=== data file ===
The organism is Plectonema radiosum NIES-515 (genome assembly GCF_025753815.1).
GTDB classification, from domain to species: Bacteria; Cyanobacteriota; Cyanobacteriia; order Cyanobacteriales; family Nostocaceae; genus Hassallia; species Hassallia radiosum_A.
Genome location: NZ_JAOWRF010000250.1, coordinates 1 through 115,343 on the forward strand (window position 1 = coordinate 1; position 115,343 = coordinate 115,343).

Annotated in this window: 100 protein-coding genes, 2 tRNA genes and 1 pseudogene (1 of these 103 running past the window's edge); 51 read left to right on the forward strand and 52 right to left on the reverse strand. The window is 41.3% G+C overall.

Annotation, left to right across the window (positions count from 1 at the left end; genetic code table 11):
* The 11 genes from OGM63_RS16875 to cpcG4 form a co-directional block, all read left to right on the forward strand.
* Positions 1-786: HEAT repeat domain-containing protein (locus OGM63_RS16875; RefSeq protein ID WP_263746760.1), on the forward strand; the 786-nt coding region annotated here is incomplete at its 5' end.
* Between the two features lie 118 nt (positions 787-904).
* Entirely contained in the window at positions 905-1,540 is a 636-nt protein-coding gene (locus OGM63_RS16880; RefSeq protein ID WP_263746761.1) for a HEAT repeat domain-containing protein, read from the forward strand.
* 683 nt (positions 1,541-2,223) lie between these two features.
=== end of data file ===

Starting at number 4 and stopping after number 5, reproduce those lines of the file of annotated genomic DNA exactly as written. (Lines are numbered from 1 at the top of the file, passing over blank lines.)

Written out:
Annotated in this window: 100 protein-coding genes, 2 tRNA genes and 1 pseudogene (1 of these 103 running past the window's edge); 51 read left to right on the forward strand and 52 right to left on the reverse strand. The window is 41.3% G+C overall.

Annotation, left to right across the window (positions count from 1 at the left end; genetic code table 11):